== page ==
In any involuntary proceeding in a State court, where the court knows or has reason to know that an Indian child is involved, the party seeking the foster care placement of, or termination of parental rights to, an Indian child shall notify the parent or Indian custodian and the Indian child’s tribe, by registered mail with return receipt requested, of the pending proceedings and of their right of intervention. If the identity or location of the parent or Indian custodian and the tribe cannot be determined, such notice shall be given to the Secretary in like manner, who shall have fifteen days after receipt to provide the requisite notice to the parent or Indian custodian and the tribe. No foster care placement or termination of parental rights proceeding shall be held until at least ten days after receipt of notice by the parent or Indian custodian and the tribe or the Secretary: Provided, That the parent or Indian custodian or the tribe shall, upon request, be granted up to twenty additional days to prepare for such proceeding.

 (b) Appointment of counsel

In any case in which the court determines indigency, the parent or Indian custodian shall have the right to court-appointed counsel in any removal, placement, or termination proceeding. The court may, in its discretion, appoint counsel for the child upon a finding that such appointment is in the best interest of the child. Where State law makes no provision for appointment of counsel in such proceedings, the court shall promptly notify the Secretary upon appointment of counsel, and the Secretary, upon certification of the presiding judge, shall pay reasonable fees and expenses out of funds which may be appropriated pursuant to section 13 of this title.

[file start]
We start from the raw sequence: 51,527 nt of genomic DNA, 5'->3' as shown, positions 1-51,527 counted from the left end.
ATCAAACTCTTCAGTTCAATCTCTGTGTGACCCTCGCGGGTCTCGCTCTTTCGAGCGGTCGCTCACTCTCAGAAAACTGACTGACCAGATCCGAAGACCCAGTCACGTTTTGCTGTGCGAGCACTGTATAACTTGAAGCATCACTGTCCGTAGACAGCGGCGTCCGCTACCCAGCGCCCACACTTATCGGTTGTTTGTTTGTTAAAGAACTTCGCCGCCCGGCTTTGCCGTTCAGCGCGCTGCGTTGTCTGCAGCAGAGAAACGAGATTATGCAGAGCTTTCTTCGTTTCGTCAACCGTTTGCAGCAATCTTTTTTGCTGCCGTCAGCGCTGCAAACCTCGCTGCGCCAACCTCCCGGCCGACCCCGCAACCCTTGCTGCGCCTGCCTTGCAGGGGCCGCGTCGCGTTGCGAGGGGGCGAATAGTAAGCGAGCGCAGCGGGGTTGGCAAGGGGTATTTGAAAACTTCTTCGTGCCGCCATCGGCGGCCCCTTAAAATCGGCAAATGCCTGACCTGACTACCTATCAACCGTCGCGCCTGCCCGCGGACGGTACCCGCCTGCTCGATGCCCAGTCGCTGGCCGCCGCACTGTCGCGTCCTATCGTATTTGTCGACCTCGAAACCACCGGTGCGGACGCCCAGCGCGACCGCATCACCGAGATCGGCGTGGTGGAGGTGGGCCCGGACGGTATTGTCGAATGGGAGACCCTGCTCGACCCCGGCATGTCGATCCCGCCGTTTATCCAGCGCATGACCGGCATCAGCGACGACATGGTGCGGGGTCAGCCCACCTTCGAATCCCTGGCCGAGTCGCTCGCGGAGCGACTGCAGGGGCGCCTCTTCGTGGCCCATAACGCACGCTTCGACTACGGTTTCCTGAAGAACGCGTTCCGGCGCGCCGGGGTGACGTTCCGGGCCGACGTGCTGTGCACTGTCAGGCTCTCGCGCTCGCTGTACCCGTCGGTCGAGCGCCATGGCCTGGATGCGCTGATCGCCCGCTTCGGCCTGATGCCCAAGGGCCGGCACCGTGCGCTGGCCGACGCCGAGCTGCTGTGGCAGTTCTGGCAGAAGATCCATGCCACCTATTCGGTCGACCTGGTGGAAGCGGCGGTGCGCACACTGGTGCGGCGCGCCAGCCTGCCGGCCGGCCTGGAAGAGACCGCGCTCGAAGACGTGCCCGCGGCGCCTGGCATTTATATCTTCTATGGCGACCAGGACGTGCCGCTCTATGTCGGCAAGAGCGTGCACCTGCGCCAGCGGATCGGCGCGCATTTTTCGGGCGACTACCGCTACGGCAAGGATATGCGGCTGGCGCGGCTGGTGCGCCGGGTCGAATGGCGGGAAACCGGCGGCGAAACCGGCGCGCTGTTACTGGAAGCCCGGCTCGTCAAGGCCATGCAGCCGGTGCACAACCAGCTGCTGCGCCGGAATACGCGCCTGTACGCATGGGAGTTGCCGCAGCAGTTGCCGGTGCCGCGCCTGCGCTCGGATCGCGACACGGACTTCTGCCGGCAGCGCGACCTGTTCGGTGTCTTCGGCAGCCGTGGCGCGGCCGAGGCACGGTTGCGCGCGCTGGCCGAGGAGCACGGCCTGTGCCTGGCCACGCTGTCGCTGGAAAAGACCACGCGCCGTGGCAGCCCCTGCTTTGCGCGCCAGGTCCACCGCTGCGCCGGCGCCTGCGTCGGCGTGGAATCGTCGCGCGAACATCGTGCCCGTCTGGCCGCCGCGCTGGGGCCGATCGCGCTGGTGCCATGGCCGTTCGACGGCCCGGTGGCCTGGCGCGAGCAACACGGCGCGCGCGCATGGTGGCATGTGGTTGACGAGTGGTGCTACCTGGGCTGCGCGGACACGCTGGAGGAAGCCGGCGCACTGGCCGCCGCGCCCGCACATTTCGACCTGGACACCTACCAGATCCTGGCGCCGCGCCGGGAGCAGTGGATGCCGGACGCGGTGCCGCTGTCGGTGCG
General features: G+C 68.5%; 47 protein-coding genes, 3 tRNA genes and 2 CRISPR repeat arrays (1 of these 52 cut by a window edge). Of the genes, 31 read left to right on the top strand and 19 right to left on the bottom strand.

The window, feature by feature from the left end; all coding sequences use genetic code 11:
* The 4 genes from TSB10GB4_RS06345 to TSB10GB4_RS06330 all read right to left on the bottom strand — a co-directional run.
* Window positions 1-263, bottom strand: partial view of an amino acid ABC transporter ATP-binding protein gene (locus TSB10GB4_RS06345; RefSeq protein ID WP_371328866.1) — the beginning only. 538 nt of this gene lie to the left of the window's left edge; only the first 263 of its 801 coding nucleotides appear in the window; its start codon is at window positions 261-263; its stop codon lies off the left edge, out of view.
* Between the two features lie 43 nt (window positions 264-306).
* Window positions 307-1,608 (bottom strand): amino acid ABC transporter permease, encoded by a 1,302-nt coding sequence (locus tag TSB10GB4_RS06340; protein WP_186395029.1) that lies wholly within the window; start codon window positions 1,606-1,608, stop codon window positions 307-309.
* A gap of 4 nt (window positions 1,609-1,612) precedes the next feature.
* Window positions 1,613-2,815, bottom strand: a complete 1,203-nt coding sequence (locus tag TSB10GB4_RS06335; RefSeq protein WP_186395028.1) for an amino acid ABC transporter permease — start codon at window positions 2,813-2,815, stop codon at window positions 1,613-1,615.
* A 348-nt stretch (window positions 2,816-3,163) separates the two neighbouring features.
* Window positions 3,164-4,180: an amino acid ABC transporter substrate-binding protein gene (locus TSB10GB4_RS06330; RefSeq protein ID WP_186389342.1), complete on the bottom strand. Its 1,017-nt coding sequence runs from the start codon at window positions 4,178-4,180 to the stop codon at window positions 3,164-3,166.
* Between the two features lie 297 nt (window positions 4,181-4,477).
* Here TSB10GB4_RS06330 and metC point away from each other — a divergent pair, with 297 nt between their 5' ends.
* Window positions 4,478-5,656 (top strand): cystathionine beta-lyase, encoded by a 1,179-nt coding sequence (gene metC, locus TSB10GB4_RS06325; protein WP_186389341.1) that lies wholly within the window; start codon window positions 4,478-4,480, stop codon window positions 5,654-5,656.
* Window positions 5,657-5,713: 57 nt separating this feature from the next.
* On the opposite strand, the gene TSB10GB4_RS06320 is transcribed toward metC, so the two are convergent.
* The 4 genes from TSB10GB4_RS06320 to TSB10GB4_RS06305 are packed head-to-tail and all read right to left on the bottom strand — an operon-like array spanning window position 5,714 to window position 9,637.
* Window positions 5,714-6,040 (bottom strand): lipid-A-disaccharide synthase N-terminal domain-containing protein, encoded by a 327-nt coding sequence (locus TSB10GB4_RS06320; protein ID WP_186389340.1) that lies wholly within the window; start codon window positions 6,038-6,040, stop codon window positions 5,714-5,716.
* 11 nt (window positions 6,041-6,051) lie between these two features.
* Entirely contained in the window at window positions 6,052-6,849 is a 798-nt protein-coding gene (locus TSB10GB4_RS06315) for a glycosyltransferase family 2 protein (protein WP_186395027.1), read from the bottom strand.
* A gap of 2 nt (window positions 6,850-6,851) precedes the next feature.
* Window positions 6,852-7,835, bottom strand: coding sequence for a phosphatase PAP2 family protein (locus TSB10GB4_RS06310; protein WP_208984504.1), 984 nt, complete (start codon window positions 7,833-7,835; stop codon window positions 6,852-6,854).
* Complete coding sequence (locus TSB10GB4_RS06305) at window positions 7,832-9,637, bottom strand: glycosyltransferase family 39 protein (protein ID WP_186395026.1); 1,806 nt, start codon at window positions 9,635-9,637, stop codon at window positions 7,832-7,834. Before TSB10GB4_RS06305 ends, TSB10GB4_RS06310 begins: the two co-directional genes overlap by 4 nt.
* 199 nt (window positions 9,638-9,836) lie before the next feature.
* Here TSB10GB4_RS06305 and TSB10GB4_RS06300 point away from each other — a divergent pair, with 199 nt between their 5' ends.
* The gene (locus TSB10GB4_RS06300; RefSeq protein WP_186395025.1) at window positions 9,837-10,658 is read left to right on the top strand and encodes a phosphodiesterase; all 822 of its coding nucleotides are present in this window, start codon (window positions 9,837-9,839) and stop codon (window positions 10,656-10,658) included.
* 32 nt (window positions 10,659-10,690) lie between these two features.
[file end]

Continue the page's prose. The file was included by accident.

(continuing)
(c) Examination of reports or other documents

Each party to a foster care placement or termination of parental rights proceeding under State law involving an Indian child shall have the right to examine all reports or other documents filed with the court upon which any decision with respect to such action may be based.

(d) Remedial services and rehabilitative programs; preventive measures

Any party seeking to effect a foster care placement of, or termination of parental rights to, an Indian child under State law shall satisfy the court that active efforts have been made to provide remedial services and rehabilitative programs designed to prevent the breakup of the Indian family and that these efforts have proved unsuccessful.

(e) Foster care placement orders; evidence; determination of damage to child

No foster care placement may be ordered in such proceeding in the absence of a determination, supported by clear and convincing evidence, including testimony of qualified expert witnesses, that the continued custody of the child by the parent or Indian custodian is likely to result in serious emotional or physical damage to the child.